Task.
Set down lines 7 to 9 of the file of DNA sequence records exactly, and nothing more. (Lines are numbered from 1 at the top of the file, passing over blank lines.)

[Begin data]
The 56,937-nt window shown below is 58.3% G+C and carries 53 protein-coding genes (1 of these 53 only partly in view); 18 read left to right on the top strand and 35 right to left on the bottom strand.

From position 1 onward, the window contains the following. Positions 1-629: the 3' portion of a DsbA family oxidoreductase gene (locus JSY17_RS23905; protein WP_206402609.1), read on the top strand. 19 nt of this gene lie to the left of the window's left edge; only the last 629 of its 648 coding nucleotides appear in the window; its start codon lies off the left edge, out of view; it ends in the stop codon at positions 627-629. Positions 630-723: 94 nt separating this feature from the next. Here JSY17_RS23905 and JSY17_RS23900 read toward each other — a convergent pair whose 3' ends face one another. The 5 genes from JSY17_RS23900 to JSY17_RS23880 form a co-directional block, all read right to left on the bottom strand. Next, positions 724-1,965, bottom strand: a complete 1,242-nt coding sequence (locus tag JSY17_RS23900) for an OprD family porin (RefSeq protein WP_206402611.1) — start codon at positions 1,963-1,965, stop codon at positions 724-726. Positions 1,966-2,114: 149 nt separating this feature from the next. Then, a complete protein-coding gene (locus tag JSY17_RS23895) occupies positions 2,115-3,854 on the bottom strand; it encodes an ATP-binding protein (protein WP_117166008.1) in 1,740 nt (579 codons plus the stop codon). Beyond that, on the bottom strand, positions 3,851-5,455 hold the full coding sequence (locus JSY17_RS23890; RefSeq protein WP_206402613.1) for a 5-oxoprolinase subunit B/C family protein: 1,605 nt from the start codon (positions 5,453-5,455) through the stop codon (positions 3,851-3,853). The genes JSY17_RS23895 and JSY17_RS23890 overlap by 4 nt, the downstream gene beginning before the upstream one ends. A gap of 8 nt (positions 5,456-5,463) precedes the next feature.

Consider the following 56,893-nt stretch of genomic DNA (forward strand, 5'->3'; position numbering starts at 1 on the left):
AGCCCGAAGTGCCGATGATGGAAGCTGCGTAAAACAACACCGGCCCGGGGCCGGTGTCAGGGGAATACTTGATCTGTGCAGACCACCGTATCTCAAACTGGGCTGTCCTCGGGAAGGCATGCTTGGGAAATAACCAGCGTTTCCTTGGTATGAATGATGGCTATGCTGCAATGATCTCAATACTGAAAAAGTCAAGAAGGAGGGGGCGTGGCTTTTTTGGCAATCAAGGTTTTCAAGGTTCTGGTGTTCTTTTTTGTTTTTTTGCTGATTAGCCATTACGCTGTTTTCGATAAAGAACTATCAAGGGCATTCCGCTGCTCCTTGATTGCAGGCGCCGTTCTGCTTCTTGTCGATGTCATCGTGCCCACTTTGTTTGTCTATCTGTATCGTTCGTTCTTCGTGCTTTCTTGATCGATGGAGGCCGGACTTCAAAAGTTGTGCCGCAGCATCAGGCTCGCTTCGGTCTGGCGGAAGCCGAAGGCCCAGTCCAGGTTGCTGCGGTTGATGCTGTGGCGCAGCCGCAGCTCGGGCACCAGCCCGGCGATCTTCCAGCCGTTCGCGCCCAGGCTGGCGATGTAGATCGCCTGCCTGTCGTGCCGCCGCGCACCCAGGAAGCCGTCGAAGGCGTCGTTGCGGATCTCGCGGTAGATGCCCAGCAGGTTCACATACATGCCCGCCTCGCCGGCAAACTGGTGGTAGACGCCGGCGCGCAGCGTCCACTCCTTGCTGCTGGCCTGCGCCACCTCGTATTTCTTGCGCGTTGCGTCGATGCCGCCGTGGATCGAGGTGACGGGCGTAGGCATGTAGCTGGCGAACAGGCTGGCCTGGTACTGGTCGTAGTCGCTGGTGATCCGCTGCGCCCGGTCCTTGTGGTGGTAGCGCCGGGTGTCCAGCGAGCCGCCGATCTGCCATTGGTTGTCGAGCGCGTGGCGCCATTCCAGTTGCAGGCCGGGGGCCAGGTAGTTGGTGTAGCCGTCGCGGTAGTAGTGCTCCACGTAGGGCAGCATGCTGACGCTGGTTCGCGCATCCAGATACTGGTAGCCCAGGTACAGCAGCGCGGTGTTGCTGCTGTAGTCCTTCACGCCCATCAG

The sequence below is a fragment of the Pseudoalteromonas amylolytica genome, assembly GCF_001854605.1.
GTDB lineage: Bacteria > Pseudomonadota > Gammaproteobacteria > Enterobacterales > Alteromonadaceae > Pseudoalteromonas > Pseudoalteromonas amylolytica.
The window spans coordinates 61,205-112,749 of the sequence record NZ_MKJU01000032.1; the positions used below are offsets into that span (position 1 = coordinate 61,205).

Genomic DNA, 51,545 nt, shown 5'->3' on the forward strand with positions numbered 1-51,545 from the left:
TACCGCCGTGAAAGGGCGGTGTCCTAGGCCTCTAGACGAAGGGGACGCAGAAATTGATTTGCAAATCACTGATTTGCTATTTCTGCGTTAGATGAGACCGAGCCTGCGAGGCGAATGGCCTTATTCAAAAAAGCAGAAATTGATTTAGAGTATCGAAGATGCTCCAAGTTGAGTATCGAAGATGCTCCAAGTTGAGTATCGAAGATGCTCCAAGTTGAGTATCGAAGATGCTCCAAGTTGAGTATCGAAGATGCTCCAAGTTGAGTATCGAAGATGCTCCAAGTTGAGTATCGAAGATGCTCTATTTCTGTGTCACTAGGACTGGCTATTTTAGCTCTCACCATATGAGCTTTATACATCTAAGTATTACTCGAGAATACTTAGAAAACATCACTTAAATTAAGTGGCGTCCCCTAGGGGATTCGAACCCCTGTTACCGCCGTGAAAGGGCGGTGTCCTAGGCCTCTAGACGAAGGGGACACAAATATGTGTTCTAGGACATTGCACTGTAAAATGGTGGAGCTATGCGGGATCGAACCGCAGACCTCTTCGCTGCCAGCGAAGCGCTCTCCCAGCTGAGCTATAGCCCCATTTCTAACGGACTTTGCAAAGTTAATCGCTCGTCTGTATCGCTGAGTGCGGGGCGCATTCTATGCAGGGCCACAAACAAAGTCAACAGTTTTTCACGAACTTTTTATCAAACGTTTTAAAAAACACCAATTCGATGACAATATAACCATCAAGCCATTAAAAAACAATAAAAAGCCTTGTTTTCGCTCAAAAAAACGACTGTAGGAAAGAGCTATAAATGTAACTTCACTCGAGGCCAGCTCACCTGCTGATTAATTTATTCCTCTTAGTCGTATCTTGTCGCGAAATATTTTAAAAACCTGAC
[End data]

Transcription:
The window spans coordinates 61,205-112,749 of the sequence record NZ_MKJU01000032.1; the positions used below are offsets into that span (position 1 = coordinate 61,205).

Genomic DNA, 51,545 nt, shown 5'->3' on the forward strand with positions numbered 1-51,545 from the left:
TACCGCCGTGAAAGGGCGGTGTCCTAGGCCTCTAGACGAAGGGGACGCAGAAATTGATTTGCAAATCACTGATTTGCTATTTCTGCGTTAGATGAGACCGAGCCTGCGAGGCGAATGGCCTTATTCAAAAAAGCAGAAATTGATTTAGAGTATCGAAGATGCTCCAAGTTGAGTATCGAAGATGCTCCAAGTTGAGTATCGAAGATGCTCCAAGTTGAGTATCGAAGATGCTCCAAGTTGAGTATCGAAGATGCTCCAAGTTGAGTATCGAAGATGCTCCAAGTTGAGTATCGAAGATGCTCTATTTCTGTGTCACTAGGACTGGCTATTTTAGCTCTCACCATATGAGCTTTATACATCTAAGTATTACTCGAGAATACTTAGAAAACATCACTTAAATTAAGTGGCGTCCCCTAGGGGATTCGAACCCCTGTTACCGCCGTGAAAGGGCGGTGTCCTAGGCCTCTAGACGAAGGGGACACAAATATGTGTTCTAGGACATTGCACTGTAAAATGGTGGAGCTATGCGGGATCGAACCGCAGACCTCTTCGCTGCCAGCGAAGCGCTCTCCCAGCTGAGCTATAGCCCCATTTCTAACGGACTTTGCAAAGTTAATCGCTCGTCTGTATCGCTGAGTGCGGGGCGCATTCTATGCAGGGCCACAAACAAAGTCAACAGTTTTTCACGAACTTTTTATCAAACGTTTTAAAAAACACCAATTCGATGACAATATAACCATCAAGCCATTAAAAAACAATAAAAAGCCTTGTTTTCGCTCAAAAAAACGACTGTAGGAAAGAGCTATAAATGTAACTTCACTCGAGGCCAGCTCACCTGCTGATTAATTTATTCCTCTTAGTCGTATCTTGTCGCGAAATATTTTAAAAACCTGAC